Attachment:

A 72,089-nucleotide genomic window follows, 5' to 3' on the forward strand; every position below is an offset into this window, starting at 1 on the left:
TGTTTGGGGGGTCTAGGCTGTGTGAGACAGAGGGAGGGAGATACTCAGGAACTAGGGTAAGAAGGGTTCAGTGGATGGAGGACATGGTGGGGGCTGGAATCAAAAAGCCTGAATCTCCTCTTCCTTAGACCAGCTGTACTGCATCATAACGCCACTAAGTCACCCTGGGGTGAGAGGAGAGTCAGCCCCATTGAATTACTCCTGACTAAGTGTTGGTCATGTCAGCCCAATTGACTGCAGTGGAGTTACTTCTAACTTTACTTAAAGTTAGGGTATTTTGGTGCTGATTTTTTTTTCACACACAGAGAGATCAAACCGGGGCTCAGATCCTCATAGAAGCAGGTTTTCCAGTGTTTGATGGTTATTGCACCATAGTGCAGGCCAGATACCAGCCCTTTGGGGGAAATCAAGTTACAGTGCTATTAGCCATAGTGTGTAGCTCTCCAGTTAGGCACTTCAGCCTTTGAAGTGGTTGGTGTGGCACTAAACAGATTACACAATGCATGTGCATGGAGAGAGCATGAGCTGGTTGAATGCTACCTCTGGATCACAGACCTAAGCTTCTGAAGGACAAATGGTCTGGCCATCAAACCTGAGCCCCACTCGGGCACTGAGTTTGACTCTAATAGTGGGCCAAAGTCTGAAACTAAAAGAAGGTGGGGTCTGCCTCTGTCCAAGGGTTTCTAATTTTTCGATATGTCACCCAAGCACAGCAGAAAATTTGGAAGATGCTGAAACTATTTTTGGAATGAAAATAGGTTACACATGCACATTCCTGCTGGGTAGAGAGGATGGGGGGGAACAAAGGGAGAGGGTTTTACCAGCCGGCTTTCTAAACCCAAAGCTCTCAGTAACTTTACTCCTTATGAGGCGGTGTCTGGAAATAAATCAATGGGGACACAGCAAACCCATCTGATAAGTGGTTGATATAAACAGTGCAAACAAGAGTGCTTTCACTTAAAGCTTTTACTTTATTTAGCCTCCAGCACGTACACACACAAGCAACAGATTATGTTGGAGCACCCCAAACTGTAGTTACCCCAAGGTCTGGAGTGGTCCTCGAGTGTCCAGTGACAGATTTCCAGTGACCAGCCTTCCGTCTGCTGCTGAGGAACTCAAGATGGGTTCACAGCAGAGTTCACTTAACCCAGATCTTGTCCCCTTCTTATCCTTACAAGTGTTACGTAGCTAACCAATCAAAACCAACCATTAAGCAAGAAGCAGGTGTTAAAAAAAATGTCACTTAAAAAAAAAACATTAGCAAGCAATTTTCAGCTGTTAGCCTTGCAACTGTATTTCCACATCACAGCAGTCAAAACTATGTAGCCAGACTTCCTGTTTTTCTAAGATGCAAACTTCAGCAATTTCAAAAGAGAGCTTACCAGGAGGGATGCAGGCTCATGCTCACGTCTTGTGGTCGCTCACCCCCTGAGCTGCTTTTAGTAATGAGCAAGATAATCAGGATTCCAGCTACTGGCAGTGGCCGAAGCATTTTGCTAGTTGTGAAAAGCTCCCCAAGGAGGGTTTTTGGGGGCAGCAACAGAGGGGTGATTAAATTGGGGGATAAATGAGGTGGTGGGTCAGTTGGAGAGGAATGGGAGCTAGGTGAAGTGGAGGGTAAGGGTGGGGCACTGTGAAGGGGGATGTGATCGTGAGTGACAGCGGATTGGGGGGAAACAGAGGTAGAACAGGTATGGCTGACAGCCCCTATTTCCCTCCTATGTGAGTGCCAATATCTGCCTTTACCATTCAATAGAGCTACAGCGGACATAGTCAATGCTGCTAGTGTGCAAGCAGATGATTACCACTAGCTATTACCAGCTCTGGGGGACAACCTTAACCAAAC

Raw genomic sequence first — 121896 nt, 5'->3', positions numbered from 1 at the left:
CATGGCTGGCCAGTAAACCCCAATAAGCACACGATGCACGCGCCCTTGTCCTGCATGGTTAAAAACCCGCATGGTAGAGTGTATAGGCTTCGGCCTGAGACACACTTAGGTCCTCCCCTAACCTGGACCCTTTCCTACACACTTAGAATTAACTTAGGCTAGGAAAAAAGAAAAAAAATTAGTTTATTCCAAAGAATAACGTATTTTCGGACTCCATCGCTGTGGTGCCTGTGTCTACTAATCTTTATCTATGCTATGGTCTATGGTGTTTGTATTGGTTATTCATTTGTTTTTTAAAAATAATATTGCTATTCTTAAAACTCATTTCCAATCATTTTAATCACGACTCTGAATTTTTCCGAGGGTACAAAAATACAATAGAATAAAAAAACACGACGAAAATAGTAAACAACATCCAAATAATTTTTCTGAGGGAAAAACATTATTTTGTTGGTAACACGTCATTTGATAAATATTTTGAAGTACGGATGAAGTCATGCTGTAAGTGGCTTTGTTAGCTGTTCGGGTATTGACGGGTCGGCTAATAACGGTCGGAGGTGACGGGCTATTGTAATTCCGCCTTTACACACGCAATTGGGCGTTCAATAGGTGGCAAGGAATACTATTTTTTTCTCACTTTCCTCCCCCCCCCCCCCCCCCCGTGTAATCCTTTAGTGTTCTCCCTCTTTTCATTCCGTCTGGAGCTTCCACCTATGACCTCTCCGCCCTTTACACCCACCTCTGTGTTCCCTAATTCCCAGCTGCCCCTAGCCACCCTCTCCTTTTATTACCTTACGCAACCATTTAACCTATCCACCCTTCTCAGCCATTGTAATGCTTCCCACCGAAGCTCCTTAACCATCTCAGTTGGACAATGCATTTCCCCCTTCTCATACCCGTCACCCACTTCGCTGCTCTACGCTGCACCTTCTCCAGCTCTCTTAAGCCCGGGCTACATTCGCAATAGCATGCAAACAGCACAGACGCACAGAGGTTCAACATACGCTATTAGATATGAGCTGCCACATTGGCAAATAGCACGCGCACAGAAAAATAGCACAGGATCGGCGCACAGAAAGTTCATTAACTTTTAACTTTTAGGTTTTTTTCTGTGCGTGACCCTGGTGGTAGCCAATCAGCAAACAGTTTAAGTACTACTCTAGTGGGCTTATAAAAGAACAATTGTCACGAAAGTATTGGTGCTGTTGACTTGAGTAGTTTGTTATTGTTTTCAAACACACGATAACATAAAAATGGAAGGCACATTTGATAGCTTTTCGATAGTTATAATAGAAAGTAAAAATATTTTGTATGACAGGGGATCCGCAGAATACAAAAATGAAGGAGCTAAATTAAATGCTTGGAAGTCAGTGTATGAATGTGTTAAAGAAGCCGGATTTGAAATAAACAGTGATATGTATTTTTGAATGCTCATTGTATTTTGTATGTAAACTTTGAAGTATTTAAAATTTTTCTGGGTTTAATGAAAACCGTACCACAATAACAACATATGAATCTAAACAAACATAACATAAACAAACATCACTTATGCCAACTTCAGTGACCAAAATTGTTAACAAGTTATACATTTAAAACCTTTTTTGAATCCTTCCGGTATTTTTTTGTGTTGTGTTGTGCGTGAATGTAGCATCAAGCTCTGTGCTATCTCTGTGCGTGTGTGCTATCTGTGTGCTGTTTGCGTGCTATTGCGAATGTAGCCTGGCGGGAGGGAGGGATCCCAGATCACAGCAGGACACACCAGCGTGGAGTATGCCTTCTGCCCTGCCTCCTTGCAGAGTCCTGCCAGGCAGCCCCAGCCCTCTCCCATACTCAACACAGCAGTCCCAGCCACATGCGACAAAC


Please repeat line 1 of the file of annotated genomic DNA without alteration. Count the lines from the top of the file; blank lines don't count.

A 72,089-nucleotide genomic window follows, 5' to 3' on the forward strand; every position below is an offset into this window, starting at 1 on the left: